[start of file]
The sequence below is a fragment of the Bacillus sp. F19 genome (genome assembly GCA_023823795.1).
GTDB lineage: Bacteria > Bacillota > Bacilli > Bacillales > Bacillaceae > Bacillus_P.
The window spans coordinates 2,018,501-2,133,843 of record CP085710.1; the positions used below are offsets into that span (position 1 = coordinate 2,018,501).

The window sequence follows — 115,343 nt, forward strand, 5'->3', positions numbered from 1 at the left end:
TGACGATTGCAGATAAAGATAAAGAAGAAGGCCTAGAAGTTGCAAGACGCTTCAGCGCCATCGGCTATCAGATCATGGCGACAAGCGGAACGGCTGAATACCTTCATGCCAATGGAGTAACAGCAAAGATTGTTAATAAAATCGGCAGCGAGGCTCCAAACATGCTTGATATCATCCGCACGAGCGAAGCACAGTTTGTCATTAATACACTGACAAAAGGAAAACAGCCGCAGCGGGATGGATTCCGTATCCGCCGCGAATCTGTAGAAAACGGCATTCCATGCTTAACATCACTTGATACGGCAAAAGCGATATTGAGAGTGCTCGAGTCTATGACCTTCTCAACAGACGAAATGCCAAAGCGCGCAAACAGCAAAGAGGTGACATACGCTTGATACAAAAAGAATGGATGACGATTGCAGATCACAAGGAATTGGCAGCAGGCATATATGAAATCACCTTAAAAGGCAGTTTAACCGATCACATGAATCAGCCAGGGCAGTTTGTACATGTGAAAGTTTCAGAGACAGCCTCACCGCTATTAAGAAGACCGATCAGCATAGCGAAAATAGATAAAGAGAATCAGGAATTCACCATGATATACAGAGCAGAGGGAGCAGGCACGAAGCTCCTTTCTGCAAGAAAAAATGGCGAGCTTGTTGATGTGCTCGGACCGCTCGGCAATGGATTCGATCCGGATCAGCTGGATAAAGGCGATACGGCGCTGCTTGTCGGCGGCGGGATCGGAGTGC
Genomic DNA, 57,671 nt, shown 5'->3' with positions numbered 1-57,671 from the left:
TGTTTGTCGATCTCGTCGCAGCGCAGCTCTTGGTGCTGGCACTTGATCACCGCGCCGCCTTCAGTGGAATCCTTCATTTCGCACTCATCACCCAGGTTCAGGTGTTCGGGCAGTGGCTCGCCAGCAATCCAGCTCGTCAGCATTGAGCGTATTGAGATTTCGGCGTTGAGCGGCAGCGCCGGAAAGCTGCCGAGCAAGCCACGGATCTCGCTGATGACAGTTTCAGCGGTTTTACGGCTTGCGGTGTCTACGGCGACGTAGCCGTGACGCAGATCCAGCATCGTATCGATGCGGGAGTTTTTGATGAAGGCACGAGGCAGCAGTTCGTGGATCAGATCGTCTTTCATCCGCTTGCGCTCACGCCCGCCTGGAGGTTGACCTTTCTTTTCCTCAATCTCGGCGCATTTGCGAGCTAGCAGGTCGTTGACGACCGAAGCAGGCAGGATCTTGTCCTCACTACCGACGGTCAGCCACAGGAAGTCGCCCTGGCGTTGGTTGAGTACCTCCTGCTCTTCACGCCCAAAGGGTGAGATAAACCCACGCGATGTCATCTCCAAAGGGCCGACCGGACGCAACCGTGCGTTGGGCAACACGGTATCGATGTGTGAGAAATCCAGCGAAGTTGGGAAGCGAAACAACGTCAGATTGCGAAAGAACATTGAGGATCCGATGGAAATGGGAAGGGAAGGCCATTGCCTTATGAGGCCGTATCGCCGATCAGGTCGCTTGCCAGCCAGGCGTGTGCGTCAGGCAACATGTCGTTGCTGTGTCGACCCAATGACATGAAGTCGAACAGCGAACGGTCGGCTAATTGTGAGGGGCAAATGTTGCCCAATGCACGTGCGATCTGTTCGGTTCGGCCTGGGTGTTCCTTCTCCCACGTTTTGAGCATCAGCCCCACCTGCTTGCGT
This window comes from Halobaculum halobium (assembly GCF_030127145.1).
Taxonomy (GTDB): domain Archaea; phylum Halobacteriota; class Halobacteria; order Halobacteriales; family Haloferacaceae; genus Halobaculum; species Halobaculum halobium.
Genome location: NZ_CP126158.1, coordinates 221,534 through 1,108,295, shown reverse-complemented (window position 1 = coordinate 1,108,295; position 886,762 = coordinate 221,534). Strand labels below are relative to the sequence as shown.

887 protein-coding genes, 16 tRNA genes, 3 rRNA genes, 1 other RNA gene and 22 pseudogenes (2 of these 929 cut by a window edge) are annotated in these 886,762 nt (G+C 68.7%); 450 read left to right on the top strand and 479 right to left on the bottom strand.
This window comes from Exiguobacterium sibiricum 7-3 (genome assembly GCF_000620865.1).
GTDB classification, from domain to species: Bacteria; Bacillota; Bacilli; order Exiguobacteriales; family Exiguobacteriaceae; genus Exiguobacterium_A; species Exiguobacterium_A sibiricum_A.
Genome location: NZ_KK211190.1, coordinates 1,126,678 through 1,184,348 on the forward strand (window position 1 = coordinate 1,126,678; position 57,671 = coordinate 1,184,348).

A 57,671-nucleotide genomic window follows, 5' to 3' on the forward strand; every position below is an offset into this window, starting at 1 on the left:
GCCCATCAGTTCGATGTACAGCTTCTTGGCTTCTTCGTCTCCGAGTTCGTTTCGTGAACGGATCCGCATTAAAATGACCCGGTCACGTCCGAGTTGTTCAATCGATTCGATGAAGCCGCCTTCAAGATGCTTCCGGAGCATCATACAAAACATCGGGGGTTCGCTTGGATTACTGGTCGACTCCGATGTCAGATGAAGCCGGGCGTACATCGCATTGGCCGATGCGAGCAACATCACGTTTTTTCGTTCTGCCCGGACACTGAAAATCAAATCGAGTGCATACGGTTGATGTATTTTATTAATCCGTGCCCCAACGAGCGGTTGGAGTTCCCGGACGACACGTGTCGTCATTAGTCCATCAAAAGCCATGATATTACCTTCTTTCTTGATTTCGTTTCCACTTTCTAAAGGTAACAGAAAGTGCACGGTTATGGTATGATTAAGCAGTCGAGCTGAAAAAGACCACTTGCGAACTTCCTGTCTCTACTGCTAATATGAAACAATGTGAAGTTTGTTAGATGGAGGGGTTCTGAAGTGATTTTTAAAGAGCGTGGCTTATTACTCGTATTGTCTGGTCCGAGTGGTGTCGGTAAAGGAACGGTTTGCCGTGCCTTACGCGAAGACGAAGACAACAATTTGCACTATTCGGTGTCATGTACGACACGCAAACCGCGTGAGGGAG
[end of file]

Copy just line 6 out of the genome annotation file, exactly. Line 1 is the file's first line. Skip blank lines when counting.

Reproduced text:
Genomic DNA, 57,671 nt, shown 5'->3' with positions numbered 1-57,671 from the left: